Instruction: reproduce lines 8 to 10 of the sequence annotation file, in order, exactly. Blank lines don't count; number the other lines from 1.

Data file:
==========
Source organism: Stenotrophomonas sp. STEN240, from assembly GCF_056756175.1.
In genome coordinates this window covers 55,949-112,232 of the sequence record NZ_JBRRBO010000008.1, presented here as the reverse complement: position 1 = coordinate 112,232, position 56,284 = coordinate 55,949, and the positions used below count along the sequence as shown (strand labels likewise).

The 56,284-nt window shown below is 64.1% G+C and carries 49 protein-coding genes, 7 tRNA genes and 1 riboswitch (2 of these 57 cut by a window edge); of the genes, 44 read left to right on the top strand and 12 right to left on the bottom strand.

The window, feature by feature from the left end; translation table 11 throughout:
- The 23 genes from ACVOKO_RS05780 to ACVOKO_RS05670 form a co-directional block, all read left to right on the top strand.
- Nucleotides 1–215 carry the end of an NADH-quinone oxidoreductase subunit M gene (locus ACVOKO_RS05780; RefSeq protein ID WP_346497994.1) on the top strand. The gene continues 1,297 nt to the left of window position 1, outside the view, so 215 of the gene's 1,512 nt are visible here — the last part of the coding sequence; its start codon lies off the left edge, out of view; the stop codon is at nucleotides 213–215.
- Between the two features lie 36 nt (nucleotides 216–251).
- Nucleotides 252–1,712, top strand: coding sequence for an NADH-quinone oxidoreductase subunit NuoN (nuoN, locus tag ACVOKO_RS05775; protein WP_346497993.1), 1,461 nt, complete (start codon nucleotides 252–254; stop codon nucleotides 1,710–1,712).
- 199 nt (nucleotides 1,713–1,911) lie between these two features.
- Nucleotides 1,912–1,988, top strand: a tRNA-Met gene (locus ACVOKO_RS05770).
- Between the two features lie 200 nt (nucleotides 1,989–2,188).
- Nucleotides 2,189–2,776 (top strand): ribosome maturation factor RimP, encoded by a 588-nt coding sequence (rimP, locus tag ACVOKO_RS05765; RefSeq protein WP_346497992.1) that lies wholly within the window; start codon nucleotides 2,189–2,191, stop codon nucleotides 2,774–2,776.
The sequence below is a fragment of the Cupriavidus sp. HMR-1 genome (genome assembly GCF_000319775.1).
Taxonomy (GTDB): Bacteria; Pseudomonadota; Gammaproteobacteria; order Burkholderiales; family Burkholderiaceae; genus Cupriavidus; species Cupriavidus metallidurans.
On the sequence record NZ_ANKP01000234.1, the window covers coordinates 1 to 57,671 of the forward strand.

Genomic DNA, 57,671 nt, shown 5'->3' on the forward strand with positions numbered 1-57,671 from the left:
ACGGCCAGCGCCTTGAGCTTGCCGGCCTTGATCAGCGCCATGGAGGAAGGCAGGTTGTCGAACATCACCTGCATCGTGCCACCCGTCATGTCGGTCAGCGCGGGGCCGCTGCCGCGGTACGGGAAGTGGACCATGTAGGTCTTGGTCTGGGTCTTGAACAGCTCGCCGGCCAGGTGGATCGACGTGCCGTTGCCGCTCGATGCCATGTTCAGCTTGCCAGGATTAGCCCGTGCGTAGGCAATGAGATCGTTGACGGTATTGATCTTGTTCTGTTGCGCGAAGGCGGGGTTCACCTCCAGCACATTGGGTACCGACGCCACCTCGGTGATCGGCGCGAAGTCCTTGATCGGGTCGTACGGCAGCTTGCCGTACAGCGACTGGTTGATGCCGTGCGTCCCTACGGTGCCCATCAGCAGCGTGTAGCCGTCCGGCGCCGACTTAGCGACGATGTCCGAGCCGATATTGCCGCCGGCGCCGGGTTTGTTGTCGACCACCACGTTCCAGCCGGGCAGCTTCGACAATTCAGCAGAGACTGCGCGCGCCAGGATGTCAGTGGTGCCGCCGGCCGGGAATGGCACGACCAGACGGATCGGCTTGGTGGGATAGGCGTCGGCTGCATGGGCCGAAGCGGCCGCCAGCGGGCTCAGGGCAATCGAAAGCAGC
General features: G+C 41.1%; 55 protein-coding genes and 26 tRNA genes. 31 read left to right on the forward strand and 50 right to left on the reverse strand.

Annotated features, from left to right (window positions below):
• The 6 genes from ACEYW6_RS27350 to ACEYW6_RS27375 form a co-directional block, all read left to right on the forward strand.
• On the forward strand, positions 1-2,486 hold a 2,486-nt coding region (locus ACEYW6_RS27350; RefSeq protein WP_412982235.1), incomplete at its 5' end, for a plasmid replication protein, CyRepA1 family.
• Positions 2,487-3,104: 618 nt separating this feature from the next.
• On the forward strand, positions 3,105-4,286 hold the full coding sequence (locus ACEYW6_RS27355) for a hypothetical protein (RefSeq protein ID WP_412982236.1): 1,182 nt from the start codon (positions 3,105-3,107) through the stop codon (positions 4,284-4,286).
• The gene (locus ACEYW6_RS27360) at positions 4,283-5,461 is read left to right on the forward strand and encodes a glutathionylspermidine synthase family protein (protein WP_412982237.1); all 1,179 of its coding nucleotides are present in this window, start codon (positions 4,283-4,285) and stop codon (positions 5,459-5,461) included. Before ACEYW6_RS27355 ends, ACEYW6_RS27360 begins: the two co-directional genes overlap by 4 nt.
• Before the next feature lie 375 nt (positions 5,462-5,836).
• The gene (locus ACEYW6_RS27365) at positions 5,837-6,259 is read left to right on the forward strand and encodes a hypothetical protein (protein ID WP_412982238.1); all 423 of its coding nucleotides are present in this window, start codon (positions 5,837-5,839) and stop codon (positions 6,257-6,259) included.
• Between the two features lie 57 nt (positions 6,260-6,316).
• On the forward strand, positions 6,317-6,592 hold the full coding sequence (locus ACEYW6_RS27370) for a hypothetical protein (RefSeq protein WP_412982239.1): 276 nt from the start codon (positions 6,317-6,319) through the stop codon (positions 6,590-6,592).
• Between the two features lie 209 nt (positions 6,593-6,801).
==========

- Nucleotides 252–1,712, top strand: coding sequence for an NADH-quinone oxidoreductase subunit NuoN (nuoN, locus tag ACVOKO_RS05775; protein WP_346497993.1), 1,461 nt, complete (start codon nucleotides 252–254; stop codon nucleotides 1,710–1,712).
- 199 nt (nucleotides 1,713–1,911) lie between these two features.
- Nucleotides 1,912–1,988, top strand: a tRNA-Met gene (locus ACVOKO_RS05770).